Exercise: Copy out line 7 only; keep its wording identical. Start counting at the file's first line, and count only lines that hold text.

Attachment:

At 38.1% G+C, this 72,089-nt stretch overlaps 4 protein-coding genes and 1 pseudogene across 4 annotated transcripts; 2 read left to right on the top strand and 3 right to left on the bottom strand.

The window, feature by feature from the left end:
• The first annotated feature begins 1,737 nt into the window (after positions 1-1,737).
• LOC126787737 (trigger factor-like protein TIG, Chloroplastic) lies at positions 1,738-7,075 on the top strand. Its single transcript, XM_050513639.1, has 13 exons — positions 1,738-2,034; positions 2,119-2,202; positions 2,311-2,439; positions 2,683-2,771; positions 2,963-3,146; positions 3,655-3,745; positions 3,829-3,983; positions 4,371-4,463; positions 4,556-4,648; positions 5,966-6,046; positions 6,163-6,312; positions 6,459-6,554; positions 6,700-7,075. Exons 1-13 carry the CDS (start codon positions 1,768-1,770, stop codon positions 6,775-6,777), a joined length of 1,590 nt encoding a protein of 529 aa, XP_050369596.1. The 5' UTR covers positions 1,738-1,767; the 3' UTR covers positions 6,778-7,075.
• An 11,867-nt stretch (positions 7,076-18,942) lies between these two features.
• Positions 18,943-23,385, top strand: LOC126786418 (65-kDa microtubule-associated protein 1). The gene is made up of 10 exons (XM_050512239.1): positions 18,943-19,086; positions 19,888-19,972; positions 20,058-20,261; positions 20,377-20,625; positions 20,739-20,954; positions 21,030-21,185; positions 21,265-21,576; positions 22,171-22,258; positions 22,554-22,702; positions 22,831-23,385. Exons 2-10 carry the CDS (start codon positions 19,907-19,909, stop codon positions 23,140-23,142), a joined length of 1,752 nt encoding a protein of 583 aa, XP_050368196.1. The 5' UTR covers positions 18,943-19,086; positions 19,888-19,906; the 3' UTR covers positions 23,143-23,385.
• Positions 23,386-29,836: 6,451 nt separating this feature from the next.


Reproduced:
• Positions 23,386-29,836: 6,451 nt separating this feature from the next.